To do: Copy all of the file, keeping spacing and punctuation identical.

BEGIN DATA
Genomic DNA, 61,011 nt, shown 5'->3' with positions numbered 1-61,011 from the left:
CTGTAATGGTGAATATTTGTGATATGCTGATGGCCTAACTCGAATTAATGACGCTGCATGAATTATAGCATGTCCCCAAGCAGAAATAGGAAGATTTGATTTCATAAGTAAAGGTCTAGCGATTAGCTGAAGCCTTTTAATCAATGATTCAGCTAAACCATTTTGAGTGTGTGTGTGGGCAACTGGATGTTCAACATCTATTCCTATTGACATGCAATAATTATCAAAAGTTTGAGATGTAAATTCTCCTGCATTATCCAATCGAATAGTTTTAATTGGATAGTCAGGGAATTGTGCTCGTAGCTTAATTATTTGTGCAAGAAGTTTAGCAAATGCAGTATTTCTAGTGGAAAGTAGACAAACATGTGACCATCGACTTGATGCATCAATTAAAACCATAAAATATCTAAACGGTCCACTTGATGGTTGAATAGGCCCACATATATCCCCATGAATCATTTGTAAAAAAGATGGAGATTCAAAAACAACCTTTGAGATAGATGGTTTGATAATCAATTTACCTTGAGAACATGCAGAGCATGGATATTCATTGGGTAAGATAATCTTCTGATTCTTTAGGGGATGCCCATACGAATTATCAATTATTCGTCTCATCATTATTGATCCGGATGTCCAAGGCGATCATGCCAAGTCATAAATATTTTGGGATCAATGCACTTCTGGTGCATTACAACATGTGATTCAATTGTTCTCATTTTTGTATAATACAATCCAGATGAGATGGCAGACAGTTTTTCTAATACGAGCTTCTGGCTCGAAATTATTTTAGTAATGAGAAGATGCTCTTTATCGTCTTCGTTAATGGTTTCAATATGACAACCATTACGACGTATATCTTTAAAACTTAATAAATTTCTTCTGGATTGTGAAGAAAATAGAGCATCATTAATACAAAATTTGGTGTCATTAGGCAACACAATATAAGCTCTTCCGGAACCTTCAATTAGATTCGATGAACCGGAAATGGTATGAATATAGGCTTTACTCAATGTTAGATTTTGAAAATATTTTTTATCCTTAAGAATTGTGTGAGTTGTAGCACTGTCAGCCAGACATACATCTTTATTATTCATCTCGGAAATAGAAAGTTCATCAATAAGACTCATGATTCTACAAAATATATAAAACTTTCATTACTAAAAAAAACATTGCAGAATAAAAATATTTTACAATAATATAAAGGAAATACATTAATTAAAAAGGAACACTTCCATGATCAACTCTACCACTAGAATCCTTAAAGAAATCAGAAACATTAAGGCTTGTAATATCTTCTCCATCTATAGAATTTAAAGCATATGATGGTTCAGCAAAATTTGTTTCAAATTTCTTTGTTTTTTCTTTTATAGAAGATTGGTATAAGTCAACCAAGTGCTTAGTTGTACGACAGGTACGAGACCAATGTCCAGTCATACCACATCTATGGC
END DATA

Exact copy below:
Genomic DNA, 61,011 nt, shown 5'->3' with positions numbered 1-61,011 from the left:
CTGTAATGGTGAATATTTGTGATATGCTGATGGCCTAACTCGAATTAATGACGCTGCATGAATTATAGCATGTCCCCAAGCAGAAATAGGAAGATTTGATTTCATAAGTAAAGGTCTAGCGATTAGCTGAAGCCTTTTAATCAATGATTCAGCTAAACCATTTTGAGTGTGTGTGTGGGCAACTGGATGTTCAACATCTATTCCTATTGACATGCAATAATTATCAAAAGTTTGAGATGTAAATTCTCCTGCATTATCCAATCGAATAGTTTTAATTGGATAGTCAGGGAATTGTGCTCGTAGCTTAATTATTTGTGCAAGAAGTTTAGCAAATGCAGTATTTCTAGTGGAAAGTAGACAAACATGTGACCATCGACTTGATGCATCAATTAAAACCATAAAATATCTAAACGGTCCACTTGATGGTTGAATAGGCCCACATATATCCCCATGAATCATTTGTAAAAAAGATGGAGATTCAAAAACAACCTTTGAGATAGATGGTTTGATAATCAATTTACCTTGAGAACATGCAGAGCATGGATATTCATTGGGTAAGATAATCTTCTGATTCTTTAGGGGATGCCCATACGAATTATCAATTATTCGTCTCATCATTATTGATCCGGATGTCCAAGGCGATCATGCCAAGTCATAAATATTTTGGGATCAATGCACTTCTGGTGCATTACAACATGTGATTCAATTGTTCTCATTTTTGTATAATACAATCCAGATGAGATGGCAGACAGTTTTTCTAATACGAGCTTCTGGCTCGAAATTATTTTAGTAATGAGAAGATGCTCTTTATCGTCTTCGTTAATGGTTTCAATATGACAACCATTACGACGTATATCTTTAAAACTTAATAAATTTCTTCTGGATTGTGAAGAAAATAGAGCATCATTAATACAAAATTTGGTGTCATTAGGCAACACAATATAAGCTCTTCCGGAACCTTCAATTAGATTCGATGAACCGGAAATGGTATGAATATAGGCTTTACTCAATGTTAGATTTTGAAAATATTTTTTATCCTTAAGAATTGTGTGAGTTGTAGCACTGTCAGCCAGACATACATCTTTATTATTCATCTCGGAAATAGAAAGTTCATCAATAAGACTCATGATTCTACAAAATATATAAAACTTTCATTACTAAAAAAAACATTGCAGAATAAAAATATTTTACAATAATATAAAGGAAATACATTAATTAAAAAGGAACACTTCCATGATCAACTCTACCACTAGAATCCTTAAAGAAATCAGAAACATTAAGGCTTGTAATATCTTCTCCATCTATAGAATTTAAAGCATATGATGGTTCAGCAAAATTTGTTTCAAATTTCTTTGTTTTTTCTTTTATAGAAGATTGGTATAAGTCAACCAAGTGCTTAGTTGTACGACAGGTACGAGACCAATGTCCAGTCATACCACATCTATGGC